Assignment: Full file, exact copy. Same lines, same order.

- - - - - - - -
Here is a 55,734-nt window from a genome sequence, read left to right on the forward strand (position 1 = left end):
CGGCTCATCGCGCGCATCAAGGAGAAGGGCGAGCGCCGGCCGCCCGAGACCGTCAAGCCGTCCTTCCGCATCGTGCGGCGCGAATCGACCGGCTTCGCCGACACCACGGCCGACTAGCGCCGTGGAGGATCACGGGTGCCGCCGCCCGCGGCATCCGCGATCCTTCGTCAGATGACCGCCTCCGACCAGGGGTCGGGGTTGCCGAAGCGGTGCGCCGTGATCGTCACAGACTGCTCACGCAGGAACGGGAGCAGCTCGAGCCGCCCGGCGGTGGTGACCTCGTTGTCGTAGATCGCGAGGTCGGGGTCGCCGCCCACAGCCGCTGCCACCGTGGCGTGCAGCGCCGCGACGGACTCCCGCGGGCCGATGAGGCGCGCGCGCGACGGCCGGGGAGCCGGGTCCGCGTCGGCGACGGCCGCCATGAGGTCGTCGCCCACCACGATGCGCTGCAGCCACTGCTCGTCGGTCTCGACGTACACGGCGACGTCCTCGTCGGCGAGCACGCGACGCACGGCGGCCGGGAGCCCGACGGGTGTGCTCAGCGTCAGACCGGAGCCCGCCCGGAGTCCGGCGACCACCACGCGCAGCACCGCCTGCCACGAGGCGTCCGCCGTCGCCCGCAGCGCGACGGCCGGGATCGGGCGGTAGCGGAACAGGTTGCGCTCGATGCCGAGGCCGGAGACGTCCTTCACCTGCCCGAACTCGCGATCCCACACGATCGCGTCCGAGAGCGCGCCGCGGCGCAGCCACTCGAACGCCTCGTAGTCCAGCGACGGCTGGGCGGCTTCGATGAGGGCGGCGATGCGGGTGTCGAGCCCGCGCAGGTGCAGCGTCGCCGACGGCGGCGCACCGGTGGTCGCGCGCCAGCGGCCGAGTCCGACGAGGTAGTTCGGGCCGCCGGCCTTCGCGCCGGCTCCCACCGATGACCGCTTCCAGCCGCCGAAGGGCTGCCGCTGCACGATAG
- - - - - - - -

Here is a 55,734-nt window from a genome sequence, read left to right on the forward strand (position 1 = left end):
CGGCTCATCGCGCGCATCAAGGAGAAGGGCGAGCGCCGGCCGCCCGAGACCGTCAAGCCGTCCTTCCGCATCGTGCGGCGCGAATCGACCGGCTTCGCCGACACCACGGCCGACTAGCGCCGTGGAGGATCACGGGTGCCGCCGCCCGCGGCATCCGCGATCCTTCGTCAGATGACCGCCTCCGACCAGGGGTCGGGGTTGCCGAAGCGGTGCGCCGTGATCGTCACAGACTGCTCACGCAGGAACGGGAGCAGCTCGAGCCGCCCGGCGGTGGTGACCTCGTTGTCGTAGATCGCGAGGTCGGGGTCGCCGCCCACAGCCGCTGCCACCGTGGCGTGCAGCGCCGCGACGGACTCCCGCGGGCCGATGAGGCGCGCGCGCGACGGCCGGGGAGCCGGGTCCGCGTCGGCGACGGCCGCCATGAGGTCGTCGCCCACCACGATGCGCTGCAGCCACTGCTCGTCGGTCTCGACGTACACGGCGACGTCCTCGTCGGCGAGCACGCGACGCACGGCGGCCGGGAGCCCGACGGGTGTGCTCAGCGTCAGACCGGAGCCCGCCCGGAGTCCGGCGACCACCACGCGCAGCACCGCCTGCCACGAGGCGTCCGCCGTCGCCCGCAGCGCGACGGCCGGGATCGGGCGGTAGCGGAACAGGTTGCGCTCGATGCCGAGGCCGGAGACGTCCTTCACCTGCCCGAACTCGCGATCCCACACGATCGCGTCCGAGAGCGCGCCGCGGCGCAGCCACTCGAACGCCTCGTAGTCCAGCGACGGCTGGGCGGCTTCGATGAGGGCGGCGATGCGGGTGTCGAGCCCGCGCAGGTGCAGCGTCGCCGACGGCGGCGCACCGGTGGTCGCGCGCCAGCGGCCGAGTCCGACGAGGTAGTTCGGGCCGCCGGCCTTCGCGCCGGCTCCCACCGATGACCGCTTCCAGCCGCCGAAGGGCTGCCGCTGCACGATAG